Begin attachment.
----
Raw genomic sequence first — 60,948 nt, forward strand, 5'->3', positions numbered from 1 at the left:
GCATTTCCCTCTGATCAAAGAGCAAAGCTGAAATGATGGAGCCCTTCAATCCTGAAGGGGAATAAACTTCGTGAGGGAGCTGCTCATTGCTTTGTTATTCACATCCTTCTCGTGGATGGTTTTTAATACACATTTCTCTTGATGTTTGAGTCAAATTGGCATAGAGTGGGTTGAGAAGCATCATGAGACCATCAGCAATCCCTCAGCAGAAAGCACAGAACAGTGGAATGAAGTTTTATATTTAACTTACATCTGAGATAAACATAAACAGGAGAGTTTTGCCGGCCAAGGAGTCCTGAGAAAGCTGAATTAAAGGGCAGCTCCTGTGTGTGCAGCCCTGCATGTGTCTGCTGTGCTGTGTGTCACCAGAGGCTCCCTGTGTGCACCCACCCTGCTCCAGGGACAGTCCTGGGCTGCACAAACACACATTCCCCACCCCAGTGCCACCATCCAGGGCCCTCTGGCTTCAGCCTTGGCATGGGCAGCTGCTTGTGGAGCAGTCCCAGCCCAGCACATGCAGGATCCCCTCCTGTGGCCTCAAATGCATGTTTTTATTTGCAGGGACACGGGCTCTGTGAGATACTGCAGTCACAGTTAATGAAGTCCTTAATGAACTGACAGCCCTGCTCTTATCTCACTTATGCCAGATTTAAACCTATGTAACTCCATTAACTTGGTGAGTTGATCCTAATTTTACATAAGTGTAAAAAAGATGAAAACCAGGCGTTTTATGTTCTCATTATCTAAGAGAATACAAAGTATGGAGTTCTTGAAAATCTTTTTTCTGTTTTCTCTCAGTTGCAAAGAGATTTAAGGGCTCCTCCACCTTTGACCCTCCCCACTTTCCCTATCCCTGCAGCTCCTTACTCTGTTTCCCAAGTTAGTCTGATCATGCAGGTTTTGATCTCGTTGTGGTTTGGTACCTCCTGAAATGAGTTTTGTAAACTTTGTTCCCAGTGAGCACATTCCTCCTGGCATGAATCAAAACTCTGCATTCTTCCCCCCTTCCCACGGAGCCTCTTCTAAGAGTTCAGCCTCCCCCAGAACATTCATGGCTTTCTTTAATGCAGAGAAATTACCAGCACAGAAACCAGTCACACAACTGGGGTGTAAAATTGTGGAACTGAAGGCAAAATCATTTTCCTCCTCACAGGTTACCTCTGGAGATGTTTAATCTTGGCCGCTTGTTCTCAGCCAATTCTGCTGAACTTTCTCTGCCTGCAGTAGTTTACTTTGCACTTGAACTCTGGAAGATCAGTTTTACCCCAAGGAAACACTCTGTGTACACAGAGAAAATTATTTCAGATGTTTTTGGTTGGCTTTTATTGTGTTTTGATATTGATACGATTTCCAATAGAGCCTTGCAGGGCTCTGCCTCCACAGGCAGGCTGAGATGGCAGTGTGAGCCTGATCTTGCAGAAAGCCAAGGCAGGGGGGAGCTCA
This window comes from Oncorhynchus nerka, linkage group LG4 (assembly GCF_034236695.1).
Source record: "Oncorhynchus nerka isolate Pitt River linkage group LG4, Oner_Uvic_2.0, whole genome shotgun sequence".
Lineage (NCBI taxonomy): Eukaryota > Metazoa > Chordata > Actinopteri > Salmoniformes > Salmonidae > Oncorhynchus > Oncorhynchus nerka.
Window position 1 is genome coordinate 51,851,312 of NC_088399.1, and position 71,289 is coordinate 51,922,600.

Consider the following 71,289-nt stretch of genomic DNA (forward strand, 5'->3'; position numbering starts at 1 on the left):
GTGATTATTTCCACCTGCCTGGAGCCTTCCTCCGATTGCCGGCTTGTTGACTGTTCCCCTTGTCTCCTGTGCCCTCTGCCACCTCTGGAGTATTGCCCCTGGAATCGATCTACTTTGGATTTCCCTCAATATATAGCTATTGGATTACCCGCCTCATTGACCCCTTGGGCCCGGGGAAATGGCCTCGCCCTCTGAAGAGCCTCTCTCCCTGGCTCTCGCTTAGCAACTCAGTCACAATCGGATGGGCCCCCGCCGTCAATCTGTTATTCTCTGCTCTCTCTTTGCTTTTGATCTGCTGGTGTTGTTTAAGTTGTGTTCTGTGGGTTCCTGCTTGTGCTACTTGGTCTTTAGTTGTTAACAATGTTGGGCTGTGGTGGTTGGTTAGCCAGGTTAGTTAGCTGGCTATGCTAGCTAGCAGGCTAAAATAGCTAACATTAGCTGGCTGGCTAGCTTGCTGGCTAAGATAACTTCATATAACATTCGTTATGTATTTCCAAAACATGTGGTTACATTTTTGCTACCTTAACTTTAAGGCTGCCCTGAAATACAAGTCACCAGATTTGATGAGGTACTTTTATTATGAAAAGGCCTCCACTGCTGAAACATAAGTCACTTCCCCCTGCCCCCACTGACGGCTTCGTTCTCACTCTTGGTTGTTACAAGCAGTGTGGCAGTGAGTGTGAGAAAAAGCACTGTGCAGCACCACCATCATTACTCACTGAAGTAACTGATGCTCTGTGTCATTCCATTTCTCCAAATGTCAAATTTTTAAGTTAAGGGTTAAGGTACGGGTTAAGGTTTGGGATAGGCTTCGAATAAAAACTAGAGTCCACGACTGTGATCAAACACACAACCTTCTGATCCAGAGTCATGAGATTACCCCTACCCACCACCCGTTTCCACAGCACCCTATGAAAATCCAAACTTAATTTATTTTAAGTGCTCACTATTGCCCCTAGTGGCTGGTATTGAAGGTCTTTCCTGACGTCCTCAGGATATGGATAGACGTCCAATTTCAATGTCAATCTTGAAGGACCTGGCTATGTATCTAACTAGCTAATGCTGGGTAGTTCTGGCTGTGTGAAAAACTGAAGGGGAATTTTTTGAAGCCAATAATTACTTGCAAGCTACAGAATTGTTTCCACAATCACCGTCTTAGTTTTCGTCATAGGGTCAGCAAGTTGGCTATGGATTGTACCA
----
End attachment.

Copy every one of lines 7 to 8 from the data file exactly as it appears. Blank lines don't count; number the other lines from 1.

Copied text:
Consider the following 71,289-nt stretch of genomic DNA (forward strand, 5'->3'; position numbering starts at 1 on the left):
GTGATTATTTCCACCTGCCTGGAGCCTTCCTCCGATTGCCGGCTTGTTGACTGTTCCCCTTGTCTCCTGTGCCCTCTGCCACCTCTGGAGTATTGCCCCTGGAATCGATCTACTTTGGATTTCCCTCAATATATAGCTATTGGATTACCCGCCTCATTGACCCCTTGGGCCCGGGGAAATGGCCTCGCCCTCTGAAGAGCCTCTCTCCCTGGCTCTCGCTTAGCAACTCAGTCACAATCGGATGGGCCCCCGCCGTCAATCTGTTATTCTCTGCTCTCTCTTTGCTTTTGATCTGCTGGTGTTGTTTAAGTTGTGTTCTGTGGGTTCCTGCTTGTGCTACTTGGTCTTTAGTTGTTAACAATGTTGGGCTGTGGTGGTTGGTTAGCCAGGTTAGTTAGCTGGCTATGCTAGCTAGCAGGCTAAAATAGCTAACATTAGCTGGCTGGCTAGCTTGCTGGCTAAGATAACTTCATATAACATTCGTTATGTATTTCCAAAACATGTGGTTACATTTTTGCTACCTTAACTTTAAGGCTGCCCTGAAATACAAGTCACCAGATTTGATGAGGTACTTTTATTATGAAAAGGCCTCCACTGCTGAAACATAAGTCACTTCCCCCTGCCCCCACTGACGGCTTCGTTCTCACTCTTGGTTGTTACAAGCAGTGTGGCAGTGAGTGTGAGAAAAAGCACTGTGCAGCACCACCATCATTACTCACTGAAGTAACTGATGCTCTGTGTCATTCCATTTCTCCAAATGTCAAATTTTTAAGTTAAGGGTTAAGGTACGGGTTAAGGTTTGGGATAGGCTTCGAATAAAAACTAGAGTCCACGACTGTGATCAAACACACAACCTTCTGATCCAGAGTCATGAGATTACCCCTACCCACCACCCGTTTCCACAGCACCCTATGAAAATCCAAACTTAATTTATTTTAAGTGCTCACTATTGCCCCTAGTGGCTGGTATTGAAGGTCTTTCCTGACGTCCTCAGGATATGGATAGACGTCCAATTTCAATGTCAATCTTGAAGGACCTGGCTATGTATCTAACTAGCTAATGCTGGGTAGTTCTGGCTGTGTGAAAAACTGAAGGGGAATTTTTTGAAGCCAATAATTACTTGCAAGCTACAGAATTGTTTCCACAATCACCGTCTTAGTTTTCGTCATAGGGTCAGCAAGTTGGCTATGGATTGTACCA